Labour peer resigns membership of 49 years over antisemitism

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Labour peer resigns membership of 49 years over antisemitism

Lord Meghnad Desai announced he is quitting in letter published by the Times, with CAA calling it a 'principled resignation' after the publication of the EHRC report

Jack Mendel is the Online Editor at the Jewish News.

Lord Desai
Lord Desai

An Labour peer has resigned from the party after nearly half-a-century of membership, citing antisemitism.

Indian-born Lord Meghnad Desai said he is quitting in a letter published by The Times, responding to its leader titled ‘Labour’s Lost’ on 19 November.

This comes after the publication of the Equality and Human Rights Commission’s report into antisemitism in the party, which found it had broken equality law. 

In wake of the report, Jeremy Corbyn, Labour’s former leader, was suspended for saying Jew-hate had been “dramatically overstated” during his tenure. He was then re-admitted last week, causing anger in the community  – but Keir Starmer declined to restore the parliamentary whip. 

Lord Meghnad Desai, who was made a life peer in 1991, writes in the Times: “Sir, You are right to be worried about the likelihood of success of the policies of the leader of the Labour Party to fight antisemitism. 

“I agree with you that this makes the persistence of antisemitism more likely than not. I have submitted my resignation from the Labour Party after 49 years of membership.”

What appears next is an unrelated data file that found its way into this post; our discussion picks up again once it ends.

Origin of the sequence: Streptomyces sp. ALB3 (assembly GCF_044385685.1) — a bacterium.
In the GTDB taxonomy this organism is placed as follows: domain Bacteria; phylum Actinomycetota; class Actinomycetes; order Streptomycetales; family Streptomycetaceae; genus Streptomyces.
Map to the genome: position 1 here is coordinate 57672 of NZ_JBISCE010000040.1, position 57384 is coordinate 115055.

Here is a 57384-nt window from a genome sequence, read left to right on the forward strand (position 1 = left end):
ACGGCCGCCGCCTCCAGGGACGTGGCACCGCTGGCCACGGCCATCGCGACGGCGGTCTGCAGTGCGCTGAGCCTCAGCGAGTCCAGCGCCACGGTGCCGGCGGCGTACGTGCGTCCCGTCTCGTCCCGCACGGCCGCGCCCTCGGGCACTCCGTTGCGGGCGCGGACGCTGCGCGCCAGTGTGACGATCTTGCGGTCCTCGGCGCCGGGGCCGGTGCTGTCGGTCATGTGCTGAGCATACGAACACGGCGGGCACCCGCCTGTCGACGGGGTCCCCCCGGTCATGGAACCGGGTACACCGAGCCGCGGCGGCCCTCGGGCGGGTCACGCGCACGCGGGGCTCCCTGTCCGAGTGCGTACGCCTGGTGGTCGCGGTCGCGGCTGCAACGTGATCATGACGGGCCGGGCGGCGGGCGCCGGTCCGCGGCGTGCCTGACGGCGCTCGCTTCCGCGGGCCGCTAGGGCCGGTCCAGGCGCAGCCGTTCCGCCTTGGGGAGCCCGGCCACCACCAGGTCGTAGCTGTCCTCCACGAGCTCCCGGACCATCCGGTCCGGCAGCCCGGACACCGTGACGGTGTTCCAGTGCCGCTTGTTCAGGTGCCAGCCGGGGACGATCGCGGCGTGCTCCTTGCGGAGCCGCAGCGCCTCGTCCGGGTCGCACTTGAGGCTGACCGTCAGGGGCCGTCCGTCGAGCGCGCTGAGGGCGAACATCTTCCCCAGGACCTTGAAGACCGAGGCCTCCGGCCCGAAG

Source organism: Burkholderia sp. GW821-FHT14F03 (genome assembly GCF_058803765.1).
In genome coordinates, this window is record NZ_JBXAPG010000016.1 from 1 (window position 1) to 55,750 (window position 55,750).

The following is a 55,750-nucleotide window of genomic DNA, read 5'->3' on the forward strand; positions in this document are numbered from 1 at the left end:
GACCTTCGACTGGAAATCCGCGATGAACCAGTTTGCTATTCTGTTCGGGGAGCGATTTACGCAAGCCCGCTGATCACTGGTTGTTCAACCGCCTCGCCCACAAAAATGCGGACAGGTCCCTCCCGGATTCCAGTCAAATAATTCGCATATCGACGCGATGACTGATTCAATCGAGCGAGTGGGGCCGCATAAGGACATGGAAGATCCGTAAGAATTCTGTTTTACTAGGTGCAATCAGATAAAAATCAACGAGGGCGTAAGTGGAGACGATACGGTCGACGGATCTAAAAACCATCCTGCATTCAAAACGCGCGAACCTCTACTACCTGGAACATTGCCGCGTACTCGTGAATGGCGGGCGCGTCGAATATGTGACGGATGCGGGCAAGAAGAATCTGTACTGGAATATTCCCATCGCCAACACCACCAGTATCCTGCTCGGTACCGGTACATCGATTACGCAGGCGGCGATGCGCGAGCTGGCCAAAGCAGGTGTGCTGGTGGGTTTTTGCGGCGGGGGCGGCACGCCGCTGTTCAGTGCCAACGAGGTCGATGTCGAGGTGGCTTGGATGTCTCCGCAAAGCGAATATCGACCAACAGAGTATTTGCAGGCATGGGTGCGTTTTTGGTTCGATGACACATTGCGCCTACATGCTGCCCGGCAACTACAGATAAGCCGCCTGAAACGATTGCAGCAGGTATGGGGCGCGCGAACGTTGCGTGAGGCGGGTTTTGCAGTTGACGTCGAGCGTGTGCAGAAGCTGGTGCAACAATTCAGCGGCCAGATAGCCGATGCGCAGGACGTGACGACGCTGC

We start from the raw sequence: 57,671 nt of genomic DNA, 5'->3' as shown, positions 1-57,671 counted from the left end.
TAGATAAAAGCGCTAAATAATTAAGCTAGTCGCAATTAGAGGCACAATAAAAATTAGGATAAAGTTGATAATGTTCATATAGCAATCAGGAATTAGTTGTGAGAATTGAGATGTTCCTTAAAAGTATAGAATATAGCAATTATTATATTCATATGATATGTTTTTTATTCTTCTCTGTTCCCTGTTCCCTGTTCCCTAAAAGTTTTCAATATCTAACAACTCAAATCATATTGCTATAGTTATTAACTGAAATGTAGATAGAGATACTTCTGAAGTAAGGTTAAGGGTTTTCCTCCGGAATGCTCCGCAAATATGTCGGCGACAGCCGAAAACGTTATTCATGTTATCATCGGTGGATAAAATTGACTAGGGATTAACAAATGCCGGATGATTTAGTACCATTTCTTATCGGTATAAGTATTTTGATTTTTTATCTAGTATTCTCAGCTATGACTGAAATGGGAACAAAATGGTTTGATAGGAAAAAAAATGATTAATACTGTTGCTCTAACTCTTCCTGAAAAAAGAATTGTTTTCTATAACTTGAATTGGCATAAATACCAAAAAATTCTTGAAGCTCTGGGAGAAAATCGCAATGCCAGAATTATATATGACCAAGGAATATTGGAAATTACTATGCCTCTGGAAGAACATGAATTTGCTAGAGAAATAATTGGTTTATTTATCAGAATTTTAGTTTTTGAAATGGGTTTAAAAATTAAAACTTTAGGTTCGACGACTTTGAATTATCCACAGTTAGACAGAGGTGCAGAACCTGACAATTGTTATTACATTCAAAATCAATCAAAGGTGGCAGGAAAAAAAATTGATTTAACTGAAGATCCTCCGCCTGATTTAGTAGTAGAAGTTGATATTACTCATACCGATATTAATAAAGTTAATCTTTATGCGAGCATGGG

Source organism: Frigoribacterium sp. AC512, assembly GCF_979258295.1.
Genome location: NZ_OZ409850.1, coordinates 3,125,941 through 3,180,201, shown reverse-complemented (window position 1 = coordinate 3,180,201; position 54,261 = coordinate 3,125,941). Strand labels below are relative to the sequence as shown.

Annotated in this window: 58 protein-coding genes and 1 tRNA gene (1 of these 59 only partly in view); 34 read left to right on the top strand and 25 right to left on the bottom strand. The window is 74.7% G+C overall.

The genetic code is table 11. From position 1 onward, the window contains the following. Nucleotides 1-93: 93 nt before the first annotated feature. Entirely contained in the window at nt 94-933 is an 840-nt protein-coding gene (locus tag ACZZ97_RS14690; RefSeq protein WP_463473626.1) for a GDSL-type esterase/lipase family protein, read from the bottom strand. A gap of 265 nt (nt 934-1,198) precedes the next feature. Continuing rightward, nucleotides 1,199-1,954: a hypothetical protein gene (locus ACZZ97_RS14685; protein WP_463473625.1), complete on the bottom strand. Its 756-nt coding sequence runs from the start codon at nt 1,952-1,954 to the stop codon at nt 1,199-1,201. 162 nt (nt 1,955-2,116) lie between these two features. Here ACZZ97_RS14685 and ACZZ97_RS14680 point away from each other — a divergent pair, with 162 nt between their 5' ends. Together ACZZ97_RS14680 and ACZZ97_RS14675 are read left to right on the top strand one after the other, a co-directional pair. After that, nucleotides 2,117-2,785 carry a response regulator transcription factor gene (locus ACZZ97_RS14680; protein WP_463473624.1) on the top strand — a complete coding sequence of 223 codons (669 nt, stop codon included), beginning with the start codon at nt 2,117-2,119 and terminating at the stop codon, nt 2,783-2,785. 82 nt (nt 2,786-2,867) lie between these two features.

Desai, who will now sit as a non-affiliated peer in the Lords, is due to issue a statement through Official Monetary and Financial Institutions Forum, for whom he is an adviser, on Monday.

Responding to the resignation, Gideon Falter, Chief Executive of Campaign Against Antisemitism, said: “Lord Desai’s principled resignation from the Labour Party over antisemitism is the first such departure since Sir Keir Starmer became leader. 

“It is a courageous decision reminiscent of those MPs and peers who quit the Party under Jeremy Corbyn in disgust”, such as Luciana Berger with the Independent Group, Ian Austin,  and Louise Ellman.

CAA accused Labour of having “conned the Jewish community” by allowing Corbyn back into the party, adding the current process for cases is “a déjà vu return to the revolving door approach”, as it called for Keir Starmer to take stronger action.

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